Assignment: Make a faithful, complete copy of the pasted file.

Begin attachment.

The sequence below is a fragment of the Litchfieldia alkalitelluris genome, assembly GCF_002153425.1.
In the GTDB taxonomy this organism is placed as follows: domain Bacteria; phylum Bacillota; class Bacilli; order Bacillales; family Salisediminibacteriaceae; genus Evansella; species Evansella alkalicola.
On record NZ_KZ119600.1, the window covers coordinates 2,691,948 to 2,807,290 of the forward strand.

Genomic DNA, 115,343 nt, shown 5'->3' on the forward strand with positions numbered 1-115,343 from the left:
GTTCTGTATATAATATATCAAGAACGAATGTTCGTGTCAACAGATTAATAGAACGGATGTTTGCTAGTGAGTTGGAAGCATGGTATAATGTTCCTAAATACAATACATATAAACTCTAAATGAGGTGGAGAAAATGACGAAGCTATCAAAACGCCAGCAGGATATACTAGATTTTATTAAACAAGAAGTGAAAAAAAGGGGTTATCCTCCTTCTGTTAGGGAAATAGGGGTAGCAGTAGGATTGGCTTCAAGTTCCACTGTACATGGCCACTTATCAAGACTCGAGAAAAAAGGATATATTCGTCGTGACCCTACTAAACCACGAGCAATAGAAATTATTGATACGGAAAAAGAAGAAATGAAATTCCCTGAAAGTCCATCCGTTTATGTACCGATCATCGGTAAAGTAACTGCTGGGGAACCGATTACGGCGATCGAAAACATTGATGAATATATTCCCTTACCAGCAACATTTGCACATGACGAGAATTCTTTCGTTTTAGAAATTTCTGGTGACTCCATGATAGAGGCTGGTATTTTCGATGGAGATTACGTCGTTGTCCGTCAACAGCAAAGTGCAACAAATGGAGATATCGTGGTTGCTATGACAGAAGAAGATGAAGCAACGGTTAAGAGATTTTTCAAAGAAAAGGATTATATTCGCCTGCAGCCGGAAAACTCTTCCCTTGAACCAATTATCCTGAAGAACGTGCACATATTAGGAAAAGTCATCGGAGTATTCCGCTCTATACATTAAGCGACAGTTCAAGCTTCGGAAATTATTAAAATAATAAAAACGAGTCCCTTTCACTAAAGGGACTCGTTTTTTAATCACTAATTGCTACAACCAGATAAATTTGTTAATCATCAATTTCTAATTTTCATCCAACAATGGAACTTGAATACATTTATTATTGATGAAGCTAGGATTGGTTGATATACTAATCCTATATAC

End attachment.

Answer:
The sequence below is a fragment of the Litchfieldia alkalitelluris genome, assembly GCF_002153425.1.
In the GTDB taxonomy this organism is placed as follows: domain Bacteria; phylum Bacillota; class Bacilli; order Bacillales; family Salisediminibacteriaceae; genus Evansella; species Evansella alkalicola.
On record NZ_KZ119600.1, the window covers coordinates 2,691,948 to 2,807,290 of the forward strand.

Genomic DNA, 115,343 nt, shown 5'->3' on the forward strand with positions numbered 1-115,343 from the left:
GTTCTGTATATAATATATCAAGAACGAATGTTCGTGTCAACAGATTAATAGAACGGATGTTTGCTAGTGAGTTGGAAGCATGGTATAATGTTCCTAAATACAATACATATAAACTCTAAATGAGGTGGAGAAAATGACGAAGCTATCAAAACGCCAGCAGGATATACTAGATTTTATTAAACAAGAAGTGAAAAAAAGGGGTTATCCTCCTTCTGTTAGGGAAATAGGGGTAGCAGTAGGATTGGCTTCAAGTTCCACTGTACATGGCCACTTATCAAGACTCGAGAAAAAAGGATATATTCGTCGTGACCCTACTAAACCACGAGCAATAGAAATTATTGATACGGAAAAAGAAGAAATGAAATTCCCTGAAAGTCCATCCGTTTATGTACCGATCATCGGTAAAGTAACTGCTGGGGAACCGATTACGGCGATCGAAAACATTGATGAATATATTCCCTTACCAGCAACATTTGCACATGACGAGAATTCTTTCGTTTTAGAAATTTCTGGTGACTCCATGATAGAGGCTGGTATTTTCGATGGAGATTACGTCGTTGTCCGTCAACAGCAAAGTGCAACAAATGGAGATATCGTGGTTGCTATGACAGAAGAAGATGAAGCAACGGTTAAGAGATTTTTCAAAGAAAAGGATTATATTCGCCTGCAGCCGGAAAACTCTTCCCTTGAACCAATTATCCTGAAGAACGTGCACATATTAGGAAAAGTCATCGGAGTATTCCGCTCTATACATTAAGCGACAGTTCAAGCTTCGGAAATTATTAAAATAATAAAAACGAGTCCCTTTCACTAAAGGGACTCGTTTTTTAATCACTAATTGCTACAACCAGATAAATTTGTTAATCATCAATTTCTAATTTTCATCCAACAATGGAACTTGAATACATTTATTATTGATGAAGCTAGGATTGGTTGATATACTAATCCTATATAC